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Journal of Environmental Pathology, Toxicology and Oncology
Facteur d'impact: 1.241 Facteur d'impact sur 5 ans: 1.349 SJR: 0.356 SNIP: 0.613 CiteScore™: 1.61

ISSN Imprimer: 0731-8898
ISSN En ligne: 2162-6537

Journal of Environmental Pathology, Toxicology and Oncology

DOI: 10.1615/JEnvironPatholToxicolOncol.v28.i4.90
pages 351-359

Role of Zinc in Modulating Histoarchitectural and Biochemical Alterations During Dimethylhydrazine (DMH)-Induced Rat Colon Carcinogenesis

Anshoo Malhotra
Innoscience Research Sdn Bhd, Subang Jaya, Selangor, Malaysia
Vijayta Dani Chadha
Centre for Nuclear Medicine, Institute for Emerging Ares in Science and Technology, and Department of Biophysics, Panjab University, Chandigarh, India
Praveen Nair
Department of Biophysics, Panjab University, Chandigarh, India
Devinder K. Dhawan
Department of Biophysics and Centre of Nuclear Medicine, Institute for Emerging Areas in Science and Technology, Panjab University, Chandigarh, India

RÉSUMÉ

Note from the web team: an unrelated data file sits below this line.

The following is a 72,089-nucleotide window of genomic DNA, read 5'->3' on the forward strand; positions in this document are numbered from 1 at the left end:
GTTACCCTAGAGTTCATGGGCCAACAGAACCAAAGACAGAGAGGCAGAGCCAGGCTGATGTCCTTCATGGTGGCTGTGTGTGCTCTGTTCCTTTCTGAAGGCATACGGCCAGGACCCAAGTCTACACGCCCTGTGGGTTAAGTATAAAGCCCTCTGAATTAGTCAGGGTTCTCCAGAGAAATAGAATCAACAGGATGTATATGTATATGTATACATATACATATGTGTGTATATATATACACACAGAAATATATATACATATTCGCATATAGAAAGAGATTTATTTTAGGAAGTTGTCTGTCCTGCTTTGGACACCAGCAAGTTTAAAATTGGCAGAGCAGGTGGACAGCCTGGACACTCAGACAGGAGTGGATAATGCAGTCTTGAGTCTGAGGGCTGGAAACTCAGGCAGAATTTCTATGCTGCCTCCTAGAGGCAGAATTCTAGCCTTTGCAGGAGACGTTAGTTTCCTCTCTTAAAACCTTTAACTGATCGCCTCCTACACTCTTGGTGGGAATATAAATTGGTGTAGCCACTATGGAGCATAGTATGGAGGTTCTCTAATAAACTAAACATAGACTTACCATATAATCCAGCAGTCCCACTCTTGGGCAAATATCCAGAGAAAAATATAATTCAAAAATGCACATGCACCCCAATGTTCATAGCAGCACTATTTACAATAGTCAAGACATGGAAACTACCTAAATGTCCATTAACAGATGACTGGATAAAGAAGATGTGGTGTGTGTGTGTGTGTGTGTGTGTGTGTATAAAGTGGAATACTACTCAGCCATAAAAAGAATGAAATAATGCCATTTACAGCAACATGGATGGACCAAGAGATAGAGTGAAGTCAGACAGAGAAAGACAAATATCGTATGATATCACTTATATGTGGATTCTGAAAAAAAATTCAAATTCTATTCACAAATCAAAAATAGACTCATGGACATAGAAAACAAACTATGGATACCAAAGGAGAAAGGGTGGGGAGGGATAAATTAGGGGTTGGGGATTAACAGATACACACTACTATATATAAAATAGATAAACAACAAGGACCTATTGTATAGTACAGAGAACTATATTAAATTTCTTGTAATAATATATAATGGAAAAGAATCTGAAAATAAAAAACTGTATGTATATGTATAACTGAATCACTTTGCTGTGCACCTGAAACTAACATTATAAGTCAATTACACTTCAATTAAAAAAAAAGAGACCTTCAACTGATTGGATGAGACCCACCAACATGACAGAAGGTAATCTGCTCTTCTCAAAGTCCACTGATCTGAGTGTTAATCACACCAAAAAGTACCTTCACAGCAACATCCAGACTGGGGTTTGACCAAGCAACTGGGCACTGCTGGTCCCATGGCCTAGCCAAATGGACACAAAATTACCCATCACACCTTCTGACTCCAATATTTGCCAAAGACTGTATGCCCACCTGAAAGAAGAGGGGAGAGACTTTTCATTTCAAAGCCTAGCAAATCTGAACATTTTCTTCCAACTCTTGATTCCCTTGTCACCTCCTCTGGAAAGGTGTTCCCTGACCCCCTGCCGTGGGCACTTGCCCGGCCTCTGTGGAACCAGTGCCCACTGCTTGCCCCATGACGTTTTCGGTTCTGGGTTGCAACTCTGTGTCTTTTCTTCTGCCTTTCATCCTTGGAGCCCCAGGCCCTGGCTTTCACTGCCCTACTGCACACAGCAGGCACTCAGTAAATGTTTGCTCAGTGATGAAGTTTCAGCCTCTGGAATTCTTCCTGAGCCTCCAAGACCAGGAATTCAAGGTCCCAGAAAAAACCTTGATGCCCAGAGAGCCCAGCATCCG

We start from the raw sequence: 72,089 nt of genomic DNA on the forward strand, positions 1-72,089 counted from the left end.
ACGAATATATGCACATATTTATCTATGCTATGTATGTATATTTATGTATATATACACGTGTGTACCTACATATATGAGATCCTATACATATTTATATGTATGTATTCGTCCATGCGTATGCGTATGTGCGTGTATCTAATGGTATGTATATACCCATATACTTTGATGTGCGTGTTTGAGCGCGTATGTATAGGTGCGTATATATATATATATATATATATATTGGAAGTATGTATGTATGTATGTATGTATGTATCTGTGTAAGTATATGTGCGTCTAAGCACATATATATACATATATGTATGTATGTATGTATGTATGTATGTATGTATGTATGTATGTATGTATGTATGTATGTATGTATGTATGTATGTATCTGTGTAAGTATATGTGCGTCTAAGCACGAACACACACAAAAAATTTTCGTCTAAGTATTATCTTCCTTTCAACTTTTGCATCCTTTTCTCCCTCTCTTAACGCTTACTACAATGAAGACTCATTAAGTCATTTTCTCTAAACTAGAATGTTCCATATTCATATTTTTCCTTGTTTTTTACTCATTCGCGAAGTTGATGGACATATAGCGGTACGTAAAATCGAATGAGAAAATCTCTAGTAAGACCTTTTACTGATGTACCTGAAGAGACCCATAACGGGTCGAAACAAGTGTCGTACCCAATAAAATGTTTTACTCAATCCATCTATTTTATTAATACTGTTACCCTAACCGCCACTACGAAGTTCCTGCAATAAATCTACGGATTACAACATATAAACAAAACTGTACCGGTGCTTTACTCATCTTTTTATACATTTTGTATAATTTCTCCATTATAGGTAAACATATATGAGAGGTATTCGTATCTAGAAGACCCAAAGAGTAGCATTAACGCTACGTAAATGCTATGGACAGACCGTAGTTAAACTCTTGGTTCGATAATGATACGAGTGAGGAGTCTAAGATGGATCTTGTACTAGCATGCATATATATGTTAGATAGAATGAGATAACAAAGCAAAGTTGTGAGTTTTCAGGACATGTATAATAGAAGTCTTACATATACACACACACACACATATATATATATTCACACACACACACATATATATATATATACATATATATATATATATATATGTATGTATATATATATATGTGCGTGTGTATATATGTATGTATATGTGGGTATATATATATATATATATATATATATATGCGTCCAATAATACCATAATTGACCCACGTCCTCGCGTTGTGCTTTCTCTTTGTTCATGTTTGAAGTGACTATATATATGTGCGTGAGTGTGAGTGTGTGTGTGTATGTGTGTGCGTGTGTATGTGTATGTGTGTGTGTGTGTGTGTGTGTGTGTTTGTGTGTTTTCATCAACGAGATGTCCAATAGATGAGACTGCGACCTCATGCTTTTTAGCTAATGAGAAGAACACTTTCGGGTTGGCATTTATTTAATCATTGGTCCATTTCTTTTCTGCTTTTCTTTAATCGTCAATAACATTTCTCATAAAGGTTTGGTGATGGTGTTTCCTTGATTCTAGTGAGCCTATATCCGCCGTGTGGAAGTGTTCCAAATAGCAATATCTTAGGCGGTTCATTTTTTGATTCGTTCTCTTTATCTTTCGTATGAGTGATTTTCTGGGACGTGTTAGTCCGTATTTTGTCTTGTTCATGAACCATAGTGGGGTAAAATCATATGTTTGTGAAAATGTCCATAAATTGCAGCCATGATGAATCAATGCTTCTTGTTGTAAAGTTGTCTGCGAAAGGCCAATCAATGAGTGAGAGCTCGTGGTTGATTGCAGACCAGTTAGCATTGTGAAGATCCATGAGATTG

The aim of the present work was to gain insight into the putative anticancer effect of dietary zinc during 1,2 dimethylhydrazine (DMH)-induced colon carcinogenesis. The rats were segregated into four groups, namely, normal control, DMH-treated, zinc-treated, and (DMH + zinc)-treated. Colon carcinogenesis was induced through weekly subcutaneous injections of DMH (30 mg/kg body weight) for 12 weeks. Zinc in the form of zinc sulfate was supplemented to rats at a dose level of 227 mg/L in drinking water, ad libitum for the entire duration of the study. The effects of different treatments were studied on lipid peroxidation (LPO), reduced glutathione (GSH), and anitioxidative enzymes, which included superoxide dismutase (SOD), catalase (CAT), glutathione S-transferase (GST), glutathione reductase (GR), as well as on the histoarchitecture of the colon. A total of 12 weeks of DMH treatment resulted in a significant increase in LPO. GSH levels and the activities of SOD, CAT, and GST were found to be significantly decreased following DMH treatment. A significant elevation in the activity of GR was observed following 12 weeks of DMH treatment. Histopathological studies showed well-differentiated signs of dysplasia, which included nuclei enlargement, epithelial thickening, and nuclear pleomorphism indicative of promotional phase of colon carcinogenesis in DMH-administered rats. Administration of zinc to DMH-treated rats decreased the levels of LPO and GSH significantly, but the activities of SOD and CAT were found to be significantly increased following zinc treatment. Zinc supplementation along with DMH treatment did not reveal any significant change in the activity of GR but significantly improved the activity of GST, which was depressed following DMH treatment. Also, zinc treatment in DMH-treated rats showed signs of great improvement, but structureless masses of the cells and hyperchromic nuclei were still visible occasionally. In conclusion, the results of this study suggest that zinc has a positive beneficial effect against chemically DMH-induced colonic preneoplastic progression in rats.


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